I sent History Press 69 pictures for this book, then waited to see if they would accept some, none, or all of them. The publisher was specific in its instructions: “No image should be submitted at a resolution lower than 300 dpi at 6 inches wide.” I confess that I have only the vaguest notion of dpi or dots per inch. I know that dpi affects print quality, and that more is better, but after that it could have been the initials of a federal agency for all I knew, the Department of Pixelated Images.
I was happy with the set of pictures that I sent them, but I didn’t know if any of them had the required dpi. Turns out most were fine. The company accepted 62 and rejected seven. Even so, it was like getting a test back in school and seeing only the seven “X” marks and not the 62 checks. What was wrong with them?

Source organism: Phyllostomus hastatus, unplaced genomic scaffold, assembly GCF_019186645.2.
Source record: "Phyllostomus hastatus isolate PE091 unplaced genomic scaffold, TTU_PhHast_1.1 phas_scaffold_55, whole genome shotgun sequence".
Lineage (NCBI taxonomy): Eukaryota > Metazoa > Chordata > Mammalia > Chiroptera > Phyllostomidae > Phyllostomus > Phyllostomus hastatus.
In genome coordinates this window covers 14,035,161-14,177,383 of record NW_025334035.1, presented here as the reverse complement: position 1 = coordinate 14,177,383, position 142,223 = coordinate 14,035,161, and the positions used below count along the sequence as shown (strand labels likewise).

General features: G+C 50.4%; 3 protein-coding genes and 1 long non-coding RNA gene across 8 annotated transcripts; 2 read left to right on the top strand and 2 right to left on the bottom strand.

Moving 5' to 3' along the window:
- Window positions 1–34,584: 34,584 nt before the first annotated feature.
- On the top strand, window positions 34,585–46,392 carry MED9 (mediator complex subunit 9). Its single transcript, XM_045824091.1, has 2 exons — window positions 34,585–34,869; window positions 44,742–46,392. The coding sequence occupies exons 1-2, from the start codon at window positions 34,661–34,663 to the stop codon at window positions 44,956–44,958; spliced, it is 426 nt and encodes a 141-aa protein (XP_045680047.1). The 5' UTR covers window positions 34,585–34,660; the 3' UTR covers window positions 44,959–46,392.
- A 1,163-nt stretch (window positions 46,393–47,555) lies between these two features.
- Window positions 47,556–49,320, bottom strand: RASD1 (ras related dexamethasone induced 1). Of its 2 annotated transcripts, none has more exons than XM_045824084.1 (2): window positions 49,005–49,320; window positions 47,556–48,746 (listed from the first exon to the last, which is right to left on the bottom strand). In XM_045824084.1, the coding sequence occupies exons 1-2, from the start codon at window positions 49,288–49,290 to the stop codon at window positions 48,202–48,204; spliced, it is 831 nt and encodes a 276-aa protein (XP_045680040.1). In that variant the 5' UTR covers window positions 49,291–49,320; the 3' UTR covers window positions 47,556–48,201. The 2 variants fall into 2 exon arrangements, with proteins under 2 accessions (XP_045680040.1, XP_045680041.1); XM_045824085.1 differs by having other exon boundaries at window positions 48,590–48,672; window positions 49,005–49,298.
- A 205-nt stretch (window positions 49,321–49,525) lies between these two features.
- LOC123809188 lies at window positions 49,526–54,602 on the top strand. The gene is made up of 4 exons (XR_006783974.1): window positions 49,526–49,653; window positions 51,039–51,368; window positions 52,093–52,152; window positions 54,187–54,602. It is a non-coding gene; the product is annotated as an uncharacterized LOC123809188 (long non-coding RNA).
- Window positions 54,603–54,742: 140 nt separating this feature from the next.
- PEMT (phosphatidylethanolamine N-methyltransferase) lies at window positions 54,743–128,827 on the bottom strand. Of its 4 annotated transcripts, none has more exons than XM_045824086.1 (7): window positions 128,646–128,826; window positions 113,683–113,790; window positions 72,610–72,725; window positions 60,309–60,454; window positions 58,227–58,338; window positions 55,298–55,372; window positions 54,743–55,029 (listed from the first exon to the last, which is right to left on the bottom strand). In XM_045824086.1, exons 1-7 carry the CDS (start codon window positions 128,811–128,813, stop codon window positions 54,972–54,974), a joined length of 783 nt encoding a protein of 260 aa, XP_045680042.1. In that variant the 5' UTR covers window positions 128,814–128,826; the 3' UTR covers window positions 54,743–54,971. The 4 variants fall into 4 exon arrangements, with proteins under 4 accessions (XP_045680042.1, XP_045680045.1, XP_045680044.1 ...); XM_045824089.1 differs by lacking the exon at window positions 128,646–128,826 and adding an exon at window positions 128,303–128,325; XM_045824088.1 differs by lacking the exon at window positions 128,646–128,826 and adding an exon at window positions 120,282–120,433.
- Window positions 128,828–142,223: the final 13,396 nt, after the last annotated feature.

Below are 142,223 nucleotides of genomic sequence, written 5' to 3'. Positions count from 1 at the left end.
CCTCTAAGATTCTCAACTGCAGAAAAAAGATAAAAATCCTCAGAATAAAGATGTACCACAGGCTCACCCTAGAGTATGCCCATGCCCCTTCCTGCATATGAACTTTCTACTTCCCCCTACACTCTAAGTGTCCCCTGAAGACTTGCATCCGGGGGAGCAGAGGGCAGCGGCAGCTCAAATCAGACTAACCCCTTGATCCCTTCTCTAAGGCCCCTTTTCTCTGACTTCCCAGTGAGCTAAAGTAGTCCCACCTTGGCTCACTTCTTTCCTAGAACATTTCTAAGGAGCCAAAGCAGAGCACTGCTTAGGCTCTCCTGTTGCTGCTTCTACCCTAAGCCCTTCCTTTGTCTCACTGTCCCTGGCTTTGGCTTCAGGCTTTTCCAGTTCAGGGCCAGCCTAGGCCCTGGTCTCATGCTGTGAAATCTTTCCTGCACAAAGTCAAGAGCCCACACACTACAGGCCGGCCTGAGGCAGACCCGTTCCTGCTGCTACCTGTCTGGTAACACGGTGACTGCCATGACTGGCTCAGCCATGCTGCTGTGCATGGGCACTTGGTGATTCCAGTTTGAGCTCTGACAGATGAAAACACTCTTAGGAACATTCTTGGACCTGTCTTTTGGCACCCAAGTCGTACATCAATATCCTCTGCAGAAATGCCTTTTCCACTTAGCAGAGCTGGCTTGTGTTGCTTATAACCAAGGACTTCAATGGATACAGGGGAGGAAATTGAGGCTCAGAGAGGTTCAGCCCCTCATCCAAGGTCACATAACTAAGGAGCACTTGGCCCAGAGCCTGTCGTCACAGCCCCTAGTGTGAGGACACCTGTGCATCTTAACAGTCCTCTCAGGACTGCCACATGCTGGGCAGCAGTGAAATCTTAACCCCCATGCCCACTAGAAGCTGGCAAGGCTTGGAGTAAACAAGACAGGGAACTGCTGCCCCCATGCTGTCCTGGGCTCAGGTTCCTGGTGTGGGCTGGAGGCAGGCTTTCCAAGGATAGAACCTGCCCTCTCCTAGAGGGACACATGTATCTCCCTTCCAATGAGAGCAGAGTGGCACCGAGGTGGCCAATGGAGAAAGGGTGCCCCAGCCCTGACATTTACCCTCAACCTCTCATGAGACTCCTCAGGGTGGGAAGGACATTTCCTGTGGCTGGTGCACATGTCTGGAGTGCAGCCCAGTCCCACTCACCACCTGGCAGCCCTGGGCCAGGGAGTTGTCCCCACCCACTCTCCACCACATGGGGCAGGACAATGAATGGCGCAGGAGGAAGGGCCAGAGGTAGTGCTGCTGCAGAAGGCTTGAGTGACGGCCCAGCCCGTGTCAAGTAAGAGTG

I was not surprised that four of the photos were rejected. They were inferior, but the people pictured were important to the story, so I submitted them anyway. But History Press wasn’t buying that excuse. As for the other three photos, the publisher rejected them because they were “pixelated.” Again, I don’t really understand the concept. My editor said that pixelated pictures can look fine as digital images, but “if printed on the page, they would appear as mostly scrambled dots.”
To illustrate, he sent me two versions of the same image, a downtown street from the 1920s. In the one labeled “digital view,” I could see details, such as a muddy street, church steeple, horse-drawn wagon and people looking at the camera. In the other labeled “print view,” those details were gone, blended into a gray mess. So it’s all about details? I understand details and how important they are. As a reporter, I was told to be sure to get the name of the dog, brand of the beer, and make and model of the car. From now on, I’ll think of dpi as details per inch.